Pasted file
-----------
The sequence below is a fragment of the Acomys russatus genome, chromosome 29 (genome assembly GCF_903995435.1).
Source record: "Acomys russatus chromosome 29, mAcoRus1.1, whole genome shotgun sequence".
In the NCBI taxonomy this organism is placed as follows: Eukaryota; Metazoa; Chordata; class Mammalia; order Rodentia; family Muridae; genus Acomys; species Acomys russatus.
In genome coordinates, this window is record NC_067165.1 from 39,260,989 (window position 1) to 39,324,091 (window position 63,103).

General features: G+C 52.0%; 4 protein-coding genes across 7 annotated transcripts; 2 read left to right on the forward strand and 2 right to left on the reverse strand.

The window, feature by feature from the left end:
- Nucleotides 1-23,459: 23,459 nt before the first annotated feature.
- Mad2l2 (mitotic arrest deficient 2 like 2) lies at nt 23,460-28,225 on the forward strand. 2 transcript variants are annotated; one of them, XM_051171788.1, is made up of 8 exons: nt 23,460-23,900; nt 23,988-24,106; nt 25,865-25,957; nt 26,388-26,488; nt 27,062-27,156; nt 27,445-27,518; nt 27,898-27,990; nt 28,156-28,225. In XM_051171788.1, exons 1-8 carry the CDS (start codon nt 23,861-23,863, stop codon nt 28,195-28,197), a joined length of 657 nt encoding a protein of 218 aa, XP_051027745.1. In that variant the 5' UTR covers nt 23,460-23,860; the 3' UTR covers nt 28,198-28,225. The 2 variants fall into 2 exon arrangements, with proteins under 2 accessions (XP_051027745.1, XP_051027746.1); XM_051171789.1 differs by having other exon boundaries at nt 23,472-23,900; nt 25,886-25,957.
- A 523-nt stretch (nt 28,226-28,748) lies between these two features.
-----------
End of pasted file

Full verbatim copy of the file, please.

The sequence below is a fragment of the Acomys russatus genome, chromosome 29 (genome assembly GCF_903995435.1).
Source record: "Acomys russatus chromosome 29, mAcoRus1.1, whole genome shotgun sequence".
In the NCBI taxonomy this organism is placed as follows: Eukaryota; Metazoa; Chordata; class Mammalia; order Rodentia; family Muridae; genus Acomys; species Acomys russatus.
In genome coordinates, this window is record NC_067165.1 from 39,260,989 (window position 1) to 39,324,091 (window position 63,103).

General features: G+C 52.0%; 4 protein-coding genes across 7 annotated transcripts; 2 read left to right on the forward strand and 2 right to left on the reverse strand.

The window, feature by feature from the left end:
- Nucleotides 1-23,459: 23,459 nt before the first annotated feature.
- Mad2l2 (mitotic arrest deficient 2 like 2) lies at nt 23,460-28,225 on the forward strand. 2 transcript variants are annotated; one of them, XM_051171788.1, is made up of 8 exons: nt 23,460-23,900; nt 23,988-24,106; nt 25,865-25,957; nt 26,388-26,488; nt 27,062-27,156; nt 27,445-27,518; nt 27,898-27,990; nt 28,156-28,225. In XM_051171788.1, exons 1-8 carry the CDS (start codon nt 23,861-23,863, stop codon nt 28,195-28,197), a joined length of 657 nt encoding a protein of 218 aa, XP_051027745.1. In that variant the 5' UTR covers nt 23,460-23,860; the 3' UTR covers nt 28,198-28,225. The 2 variants fall into 2 exon arrangements, with proteins under 2 accessions (XP_051027745.1, XP_051027746.1); XM_051171789.1 differs by having other exon boundaries at nt 23,472-23,900; nt 25,886-25,957.
- A 523-nt stretch (nt 28,226-28,748) lies between these two features.